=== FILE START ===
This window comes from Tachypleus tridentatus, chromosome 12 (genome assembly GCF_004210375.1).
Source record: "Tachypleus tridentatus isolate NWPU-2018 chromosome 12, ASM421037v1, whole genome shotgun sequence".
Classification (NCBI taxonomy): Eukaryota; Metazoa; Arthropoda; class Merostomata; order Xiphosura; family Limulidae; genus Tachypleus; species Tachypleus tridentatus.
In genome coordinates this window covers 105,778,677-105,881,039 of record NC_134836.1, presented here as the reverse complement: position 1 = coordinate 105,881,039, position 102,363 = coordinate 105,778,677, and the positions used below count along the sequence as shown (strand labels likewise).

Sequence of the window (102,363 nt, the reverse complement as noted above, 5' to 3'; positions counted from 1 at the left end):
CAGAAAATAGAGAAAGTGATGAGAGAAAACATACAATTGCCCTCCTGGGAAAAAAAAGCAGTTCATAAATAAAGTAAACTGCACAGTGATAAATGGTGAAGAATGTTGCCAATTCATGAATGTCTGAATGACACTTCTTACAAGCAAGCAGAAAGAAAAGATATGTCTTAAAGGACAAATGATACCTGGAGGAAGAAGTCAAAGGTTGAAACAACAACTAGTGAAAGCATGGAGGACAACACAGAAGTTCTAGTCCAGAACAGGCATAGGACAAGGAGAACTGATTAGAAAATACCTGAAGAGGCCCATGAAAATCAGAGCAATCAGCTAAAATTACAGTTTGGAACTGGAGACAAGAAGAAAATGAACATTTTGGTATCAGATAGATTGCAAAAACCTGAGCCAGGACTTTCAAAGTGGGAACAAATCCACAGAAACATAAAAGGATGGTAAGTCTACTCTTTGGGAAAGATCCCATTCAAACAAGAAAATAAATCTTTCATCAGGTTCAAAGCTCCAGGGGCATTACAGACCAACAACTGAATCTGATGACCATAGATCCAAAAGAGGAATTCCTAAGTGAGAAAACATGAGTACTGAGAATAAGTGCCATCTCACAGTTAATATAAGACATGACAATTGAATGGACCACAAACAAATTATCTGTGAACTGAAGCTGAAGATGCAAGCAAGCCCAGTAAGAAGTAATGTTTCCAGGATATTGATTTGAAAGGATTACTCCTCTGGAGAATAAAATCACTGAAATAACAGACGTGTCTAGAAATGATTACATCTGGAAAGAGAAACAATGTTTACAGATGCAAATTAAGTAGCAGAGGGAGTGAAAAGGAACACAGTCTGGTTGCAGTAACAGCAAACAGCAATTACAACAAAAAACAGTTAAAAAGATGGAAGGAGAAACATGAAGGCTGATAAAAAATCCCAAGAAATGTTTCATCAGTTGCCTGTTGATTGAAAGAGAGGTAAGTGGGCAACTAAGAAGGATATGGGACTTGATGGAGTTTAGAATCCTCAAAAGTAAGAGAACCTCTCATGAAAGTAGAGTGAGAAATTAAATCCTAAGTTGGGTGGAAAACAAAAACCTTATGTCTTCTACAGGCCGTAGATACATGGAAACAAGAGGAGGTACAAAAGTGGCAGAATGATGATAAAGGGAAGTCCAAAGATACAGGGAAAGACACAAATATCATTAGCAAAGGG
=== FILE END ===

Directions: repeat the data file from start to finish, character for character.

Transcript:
This window comes from Tachypleus tridentatus, chromosome 12 (genome assembly GCF_004210375.1).
Source record: "Tachypleus tridentatus isolate NWPU-2018 chromosome 12, ASM421037v1, whole genome shotgun sequence".
Classification (NCBI taxonomy): Eukaryota; Metazoa; Arthropoda; class Merostomata; order Xiphosura; family Limulidae; genus Tachypleus; species Tachypleus tridentatus.
In genome coordinates this window covers 105,778,677-105,881,039 of record NC_134836.1, presented here as the reverse complement: position 1 = coordinate 105,881,039, position 102,363 = coordinate 105,778,677, and the positions used below count along the sequence as shown (strand labels likewise).

Sequence of the window (102,363 nt, the reverse complement as noted above, 5' to 3'; positions counted from 1 at the left end):
CAGAAAATAGAGAAAGTGATGAGAGAAAACATACAATTGCCCTCCTGGGAAAAAAAAGCAGTTCATAAATAAAGTAAACTGCACAGTGATAAATGGTGAAGAATGTTGCCAATTCATGAATGTCTGAATGACACTTCTTACAAGCAAGCAGAAAGAAAAGATATGTCTTAAAGGACAAATGATACCTGGAGGAAGAAGTCAAAGGTTGAAACAACAACTAGTGAAAGCATGGAGGACAACACAGAAGTTCTAGTCCAGAACAGGCATAGGACAAGGAGAACTGATTAGAAAATACCTGAAGAGGCCCATGAAAATCAGAGCAATCAGCTAAAATTACAGTTTGGAACTGGAGACAAGAAGAAAATGAACATTTTGGTATCAGATAGATTGCAAAAACCTGAGCCAGGACTTTCAAAGTGGGAACAAATCCACAGAAACATAAAAGGATGGTAAGTCTACTCTTTGGGAAAGATCCCATTCAAACAAGAAAATAAATCTTTCATCAGGTTCAAAGCTCCAGGGGCATTACAGACCAACAACTGAATCTGATGACCATAGATCCAAAAGAGGAATTCCTAAGTGAGAAAACATGAGTACTGAGAATAAGTGCCATCTCACAGTTAATATAAGACATGACAATTGAATGGACCACAAACAAATTATCTGTGAACTGAAGCTGAAGATGCAAGCAAGCCCAGTAAGAAGTAATGTTTCCAGGATATTGATTTGAAAGGATTACTCCTCTGGAGAATAAAATCACTGAAATAACAGACGTGTCTAGAAATGATTACATCTGGAAAGAGAAACAATGTTTACAGATGCAAATTAAGTAGCAGAGGGAGTGAAAAGGAACACAGTCTGGTTGCAGTAACAGCAAACAGCAATTACAACAAAAAACAGTTAAAAAGATGGAAGGAGAAACATGAAGGCTGATAAAAAATCCCAAGAAATGTTTCATCAGTTGCCTGTTGATTGAAAGAGAGGTAAGTGGGCAACTAAGAAGGATATGGGACTTGATGGAGTTTAGAATCCTCAAAAGTAAGAGAACCTCTCATGAAAGTAGAGTGAGAAATTAAATCCTAAGTTGGGTGGAAAACAAAAACCTTATGTCTTCTACAGGCCGTAGATACATGGAAACAAGAGGAGGTACAAAAGTGGCAGAATGATGATAAAGGGAAGTCCAAAGATACAGGGAAAGACACAAATATCATTAGCAAAGGG